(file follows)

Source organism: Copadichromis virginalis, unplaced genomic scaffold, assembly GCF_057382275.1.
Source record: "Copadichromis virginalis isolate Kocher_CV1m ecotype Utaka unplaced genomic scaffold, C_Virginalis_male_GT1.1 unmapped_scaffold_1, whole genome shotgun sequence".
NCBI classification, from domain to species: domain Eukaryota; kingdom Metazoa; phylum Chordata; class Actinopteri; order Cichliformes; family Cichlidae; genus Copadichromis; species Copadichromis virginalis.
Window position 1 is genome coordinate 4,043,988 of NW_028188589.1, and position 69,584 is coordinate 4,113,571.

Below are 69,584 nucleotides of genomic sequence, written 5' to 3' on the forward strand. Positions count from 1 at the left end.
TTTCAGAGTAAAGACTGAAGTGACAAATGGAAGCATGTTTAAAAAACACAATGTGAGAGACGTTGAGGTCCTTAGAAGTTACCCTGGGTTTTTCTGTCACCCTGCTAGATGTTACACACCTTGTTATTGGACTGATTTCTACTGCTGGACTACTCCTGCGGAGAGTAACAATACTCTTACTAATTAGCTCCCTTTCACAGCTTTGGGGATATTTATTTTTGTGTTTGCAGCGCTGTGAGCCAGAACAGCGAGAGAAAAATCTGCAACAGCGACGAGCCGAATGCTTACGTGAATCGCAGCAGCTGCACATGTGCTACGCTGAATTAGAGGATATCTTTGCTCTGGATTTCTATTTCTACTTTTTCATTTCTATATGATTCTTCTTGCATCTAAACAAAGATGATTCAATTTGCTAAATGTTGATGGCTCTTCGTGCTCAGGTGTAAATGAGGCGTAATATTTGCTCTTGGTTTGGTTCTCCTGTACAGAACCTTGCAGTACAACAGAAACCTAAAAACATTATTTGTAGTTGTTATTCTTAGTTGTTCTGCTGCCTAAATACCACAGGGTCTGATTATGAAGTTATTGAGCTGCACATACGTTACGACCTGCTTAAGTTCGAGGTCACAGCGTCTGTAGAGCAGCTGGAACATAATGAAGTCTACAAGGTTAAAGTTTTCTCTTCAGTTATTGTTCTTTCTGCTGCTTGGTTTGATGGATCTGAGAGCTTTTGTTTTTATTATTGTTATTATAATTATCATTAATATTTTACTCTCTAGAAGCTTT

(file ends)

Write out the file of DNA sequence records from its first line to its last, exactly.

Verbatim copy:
Source organism: Copadichromis virginalis, unplaced genomic scaffold, assembly GCF_057382275.1.
Source record: "Copadichromis virginalis isolate Kocher_CV1m ecotype Utaka unplaced genomic scaffold, C_Virginalis_male_GT1.1 unmapped_scaffold_1, whole genome shotgun sequence".
NCBI classification, from domain to species: domain Eukaryota; kingdom Metazoa; phylum Chordata; class Actinopteri; order Cichliformes; family Cichlidae; genus Copadichromis; species Copadichromis virginalis.
Window position 1 is genome coordinate 4,043,988 of NW_028188589.1, and position 69,584 is coordinate 4,113,571.

Below are 69,584 nucleotides of genomic sequence, written 5' to 3' on the forward strand. Positions count from 1 at the left end.
TTTCAGAGTAAAGACTGAAGTGACAAATGGAAGCATGTTTAAAAAACACAATGTGAGAGACGTTGAGGTCCTTAGAAGTTACCCTGGGTTTTTCTGTCACCCTGCTAGATGTTACACACCTTGTTATTGGACTGATTTCTACTGCTGGACTACTCCTGCGGAGAGTAACAATACTCTTACTAATTAGCTCCCTTTCACAGCTTTGGGGATATTTATTTTTGTGTTTGCAGCGCTGTGAGCCAGAACAGCGAGAGAAAAATCTGCAACAGCGACGAGCCGAATGCTTACGTGAATCGCAGCAGCTGCACATGTGCTACGCTGAATTAGAGGATATCTTTGCTCTGGATTTCTATTTCTACTTTTTCATTTCTATATGATTCTTCTTGCATCTAAACAAAGATGATTCAATTTGCTAAATGTTGATGGCTCTTCGTGCTCAGGTGTAAATGAGGCGTAATATTTGCTCTTGGTTTGGTTCTCCTGTACAGAACCTTGCAGTACAACAGAAACCTAAAAACATTATTTGTAGTTGTTATTCTTAGTTGTTCTGCTGCCTAAATACCACAGGGTCTGATTATGAAGTTATTGAGCTGCACATACGTTACGACCTGCTTAAGTTCGAGGTCACAGCGTCTGTAGAGCAGCTGGAACATAATGAAGTCTACAAGGTTAAAGTTTTCTCTTCAGTTATTGTTCTTTCTGCTGCTTGGTTTGATGGATCTGAGAGCTTTTGTTTTTATTATTGTTATTATAATTATCATTAATATTTTACTCTCTAGAAGCTTT